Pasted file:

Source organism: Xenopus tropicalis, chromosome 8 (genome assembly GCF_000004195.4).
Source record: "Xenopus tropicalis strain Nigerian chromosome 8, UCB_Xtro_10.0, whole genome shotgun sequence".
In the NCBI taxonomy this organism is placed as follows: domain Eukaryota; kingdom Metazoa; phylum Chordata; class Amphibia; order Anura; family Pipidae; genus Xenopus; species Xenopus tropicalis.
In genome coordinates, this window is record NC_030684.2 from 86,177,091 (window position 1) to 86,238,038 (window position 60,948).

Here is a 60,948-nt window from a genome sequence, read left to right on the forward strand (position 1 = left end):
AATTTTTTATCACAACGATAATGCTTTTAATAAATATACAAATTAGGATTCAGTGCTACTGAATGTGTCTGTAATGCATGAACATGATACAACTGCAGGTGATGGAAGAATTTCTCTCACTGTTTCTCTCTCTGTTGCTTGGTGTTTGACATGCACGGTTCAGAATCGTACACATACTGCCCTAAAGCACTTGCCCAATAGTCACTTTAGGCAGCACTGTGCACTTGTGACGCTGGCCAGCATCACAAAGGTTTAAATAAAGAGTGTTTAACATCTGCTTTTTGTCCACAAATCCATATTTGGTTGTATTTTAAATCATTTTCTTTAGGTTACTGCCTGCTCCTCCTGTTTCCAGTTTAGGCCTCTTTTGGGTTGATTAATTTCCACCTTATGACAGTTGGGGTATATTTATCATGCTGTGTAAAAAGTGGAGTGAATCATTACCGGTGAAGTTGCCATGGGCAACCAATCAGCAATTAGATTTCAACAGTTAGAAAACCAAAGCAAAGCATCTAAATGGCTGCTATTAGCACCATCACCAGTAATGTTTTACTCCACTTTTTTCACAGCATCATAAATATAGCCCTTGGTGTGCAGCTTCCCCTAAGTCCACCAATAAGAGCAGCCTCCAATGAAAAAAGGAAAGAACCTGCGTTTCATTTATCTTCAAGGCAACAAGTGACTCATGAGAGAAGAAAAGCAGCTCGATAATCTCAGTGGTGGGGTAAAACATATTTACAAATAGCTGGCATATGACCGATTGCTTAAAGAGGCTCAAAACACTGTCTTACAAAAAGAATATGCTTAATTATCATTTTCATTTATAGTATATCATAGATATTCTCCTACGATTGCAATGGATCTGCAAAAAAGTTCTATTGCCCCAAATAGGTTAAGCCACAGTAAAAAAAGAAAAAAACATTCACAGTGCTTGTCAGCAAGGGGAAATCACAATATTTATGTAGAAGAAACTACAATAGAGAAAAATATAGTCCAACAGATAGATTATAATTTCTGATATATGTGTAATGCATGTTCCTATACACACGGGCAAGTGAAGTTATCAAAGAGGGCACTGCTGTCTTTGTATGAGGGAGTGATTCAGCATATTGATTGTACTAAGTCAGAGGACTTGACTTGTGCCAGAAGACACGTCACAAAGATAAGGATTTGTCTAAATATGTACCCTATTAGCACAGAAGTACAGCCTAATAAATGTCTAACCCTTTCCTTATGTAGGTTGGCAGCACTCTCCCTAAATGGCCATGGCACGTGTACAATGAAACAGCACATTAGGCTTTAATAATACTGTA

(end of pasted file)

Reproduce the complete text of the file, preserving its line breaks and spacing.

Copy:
Source organism: Xenopus tropicalis, chromosome 8 (genome assembly GCF_000004195.4).
Source record: "Xenopus tropicalis strain Nigerian chromosome 8, UCB_Xtro_10.0, whole genome shotgun sequence".
In the NCBI taxonomy this organism is placed as follows: domain Eukaryota; kingdom Metazoa; phylum Chordata; class Amphibia; order Anura; family Pipidae; genus Xenopus; species Xenopus tropicalis.
In genome coordinates, this window is record NC_030684.2 from 86,177,091 (window position 1) to 86,238,038 (window position 60,948).

Here is a 60,948-nt window from a genome sequence, read left to right on the forward strand (position 1 = left end):
AATTTTTTATCACAACGATAATGCTTTTAATAAATATACAAATTAGGATTCAGTGCTACTGAATGTGTCTGTAATGCATGAACATGATACAACTGCAGGTGATGGAAGAATTTCTCTCACTGTTTCTCTCTCTGTTGCTTGGTGTTTGACATGCACGGTTCAGAATCGTACACATACTGCCCTAAAGCACTTGCCCAATAGTCACTTTAGGCAGCACTGTGCACTTGTGACGCTGGCCAGCATCACAAAGGTTTAAATAAAGAGTGTTTAACATCTGCTTTTTGTCCACAAATCCATATTTGGTTGTATTTTAAATCATTTTCTTTAGGTTACTGCCTGCTCCTCCTGTTTCCAGTTTAGGCCTCTTTTGGGTTGATTAATTTCCACCTTATGACAGTTGGGGTATATTTATCATGCTGTGTAAAAAGTGGAGTGAATCATTACCGGTGAAGTTGCCATGGGCAACCAATCAGCAATTAGATTTCAACAGTTAGAAAACCAAAGCAAAGCATCTAAATGGCTGCTATTAGCACCATCACCAGTAATGTTTTACTCCACTTTTTTCACAGCATCATAAATATAGCCCTTGGTGTGCAGCTTCCCCTAAGTCCACCAATAAGAGCAGCCTCCAATGAAAAAAGGAAAGAACCTGCGTTTCATTTATCTTCAAGGCAACAAGTGACTCATGAGAGAAGAAAAGCAGCTCGATAATCTCAGTGGTGGGGTAAAACATATTTACAAATAGCTGGCATATGACCGATTGCTTAAAGAGGCTCAAAACACTGTCTTACAAAAAGAATATGCTTAATTATCATTTTCATTTATAGTATATCATAGATATTCTCCTACGATTGCAATGGATCTGCAAAAAAGTTCTATTGCCCCAAATAGGTTAAGCCACAGTAAAAAAAGAAAAAAACATTCACAGTGCTTGTCAGCAAGGGGAAATCACAATATTTATGTAGAAGAAACTACAATAGAGAAAAATATAGTCCAACAGATAGATTATAATTTCTGATATATGTGTAATGCATGTTCCTATACACACGGGCAAGTGAAGTTATCAAAGAGGGCACTGCTGTCTTTGTATGAGGGAGTGATTCAGCATATTGATTGTACTAAGTCAGAGGACTTGACTTGTGCCAGAAGACACGTCACAAAGATAAGGATTTGTCTAAATATGTACCCTATTAGCACAGAAGTACAGCCTAATAAATGTCTAACCCTTTCCTTATGTAGGTTGGCAGCACTCTCCCTAAATGGCCATGGCACGTGTACAATGAAACAGCACATTAGGCTTTAATAATACTGTA